Shinzo Abe downplays poll win that could help remove bar on Japanese troops going to battle
Chinese and South Korean media warn that Japan ruling bloc’s election landslide threatens regional stability
Japan’s Prime Minister Shinzo Abe, seeking to allay concerns he would divert energy from fixing a fragile economy to revising Japan’s pacifist constitution after a big election win, said on Monday changing the charter would not be easy.
Abe’s coalition and allies obtained two-thirds of the seats in the upper house of parliament which, with the ruling bloc’s super majority in the lower house, could allow them to revise the document.
Abe said revising the constitution was his Liberal Democratic Party’s (LDP) cherished goal, but forging agreement on changes in the diverse pro-revision camp would not be easy.
Revisions require a two-thirds majority in both houses of parliament and a majority of votes in a public referendum.
“To realise revision of the constitution is my duty as LDP president,” Abe told a news conference. “But it is not that easy, so I hope debate will deepen steadily.”
Japan’s constitution, imposed by occupying United States forces after the second world war, prohibits the use of aggression to solve international conflicts.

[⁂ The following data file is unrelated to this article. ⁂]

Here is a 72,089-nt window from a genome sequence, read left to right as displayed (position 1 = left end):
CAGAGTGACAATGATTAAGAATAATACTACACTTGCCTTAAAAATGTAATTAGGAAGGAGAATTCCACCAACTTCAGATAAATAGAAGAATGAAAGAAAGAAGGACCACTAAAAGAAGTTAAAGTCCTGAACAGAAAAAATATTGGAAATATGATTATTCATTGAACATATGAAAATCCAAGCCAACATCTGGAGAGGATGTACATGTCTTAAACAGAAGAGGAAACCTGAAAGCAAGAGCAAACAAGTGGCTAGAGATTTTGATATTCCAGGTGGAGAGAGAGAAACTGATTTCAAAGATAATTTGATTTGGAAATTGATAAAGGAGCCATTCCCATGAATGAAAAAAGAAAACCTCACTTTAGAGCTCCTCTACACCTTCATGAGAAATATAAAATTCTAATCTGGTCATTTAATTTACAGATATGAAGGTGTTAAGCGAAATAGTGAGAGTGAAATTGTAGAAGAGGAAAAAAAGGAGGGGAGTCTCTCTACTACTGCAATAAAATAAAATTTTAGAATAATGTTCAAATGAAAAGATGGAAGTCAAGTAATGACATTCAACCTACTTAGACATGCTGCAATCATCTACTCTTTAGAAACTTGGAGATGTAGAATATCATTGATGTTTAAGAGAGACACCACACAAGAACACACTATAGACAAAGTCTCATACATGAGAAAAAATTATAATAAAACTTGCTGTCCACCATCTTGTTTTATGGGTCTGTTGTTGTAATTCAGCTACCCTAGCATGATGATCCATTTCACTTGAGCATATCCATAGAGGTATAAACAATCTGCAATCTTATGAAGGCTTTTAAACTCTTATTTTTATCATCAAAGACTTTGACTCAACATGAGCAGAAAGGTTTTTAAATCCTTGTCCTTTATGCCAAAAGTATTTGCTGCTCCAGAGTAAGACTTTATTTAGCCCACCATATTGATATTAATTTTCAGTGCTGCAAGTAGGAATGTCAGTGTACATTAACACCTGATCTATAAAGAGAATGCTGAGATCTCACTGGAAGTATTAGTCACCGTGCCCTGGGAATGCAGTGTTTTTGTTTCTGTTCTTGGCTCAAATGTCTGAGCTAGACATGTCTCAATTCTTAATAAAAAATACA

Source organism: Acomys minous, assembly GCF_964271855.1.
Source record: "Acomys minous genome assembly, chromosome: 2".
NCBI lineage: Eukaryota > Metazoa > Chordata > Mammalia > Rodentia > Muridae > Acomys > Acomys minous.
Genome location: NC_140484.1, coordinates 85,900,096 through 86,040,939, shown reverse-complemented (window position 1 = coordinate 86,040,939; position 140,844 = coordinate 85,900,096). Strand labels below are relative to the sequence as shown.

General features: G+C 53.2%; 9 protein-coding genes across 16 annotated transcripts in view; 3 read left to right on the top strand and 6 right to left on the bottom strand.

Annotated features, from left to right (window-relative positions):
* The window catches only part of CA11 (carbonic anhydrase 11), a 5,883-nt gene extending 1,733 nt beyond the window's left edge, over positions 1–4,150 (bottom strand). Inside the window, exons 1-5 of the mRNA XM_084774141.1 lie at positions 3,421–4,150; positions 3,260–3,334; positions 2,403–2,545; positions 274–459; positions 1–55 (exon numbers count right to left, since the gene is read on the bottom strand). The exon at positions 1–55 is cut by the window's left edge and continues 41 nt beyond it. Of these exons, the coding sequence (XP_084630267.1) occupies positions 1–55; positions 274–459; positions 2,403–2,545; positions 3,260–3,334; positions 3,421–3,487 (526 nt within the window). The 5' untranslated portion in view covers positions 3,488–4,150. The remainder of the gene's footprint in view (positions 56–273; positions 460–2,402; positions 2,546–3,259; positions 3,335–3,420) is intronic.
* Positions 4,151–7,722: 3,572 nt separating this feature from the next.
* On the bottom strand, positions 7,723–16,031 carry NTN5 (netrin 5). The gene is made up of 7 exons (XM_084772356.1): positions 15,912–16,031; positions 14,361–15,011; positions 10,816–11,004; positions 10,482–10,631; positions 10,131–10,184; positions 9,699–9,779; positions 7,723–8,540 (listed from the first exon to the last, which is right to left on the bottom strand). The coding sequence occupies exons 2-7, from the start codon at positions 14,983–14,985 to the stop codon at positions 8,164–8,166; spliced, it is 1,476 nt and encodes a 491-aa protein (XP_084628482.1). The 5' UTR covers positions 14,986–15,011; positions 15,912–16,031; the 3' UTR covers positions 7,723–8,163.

The provisions are popular in the public at large, but reviled by rightwingers like Abe, who see them as outdated and punitive.
Early results from Sunday’s vote show the LDP and its Buddhist-backed allies, Komeito, now occupy more than half - at least 147 - of the seats in the upper chamber of parliament.
With backing from fringe parties that also favour constitutional change, Abe could now have the two-thirds majority that he needs in both houses to push through an amendment to the country’s basic law.
That has sparked concerns in both China and South Korea that Abe’s upper house election victory would be a danger to regional stability, with lawmakers who favour revising the pacifist constitution holding a “super majority”.
China, which Japan invaded before the second world war, is now in a dispute with Japan over the Senkaku Islands (known as Diaoyu in Chinese) and remains strongly opposed to a more activist Japanese defence policy.
“With Japan’s pacifist constitution at serious stake and Abe’s power expanding, it is alarming both for Japan’s Asian neighbours, as well as for Japan itself, as Japan’s militarisation will serve to benefit neither side,” China’s official news agency Xinhua said in a commentary on Monday.
That message was consistent with the official response from China’s Foreign Ministry spokesman Lu Kang who said China and other Asian countries were “highly concerned” about political developments and security policies in Japan, due to its “serious crimes committed” against their people.
South Korea’s major dailies on Monday carried articles on their front pages on Japan’s election result.
The Kyunghyang Shinmun’s article was headlined “Abe gained 162 seats needed to push for constitutional reform.”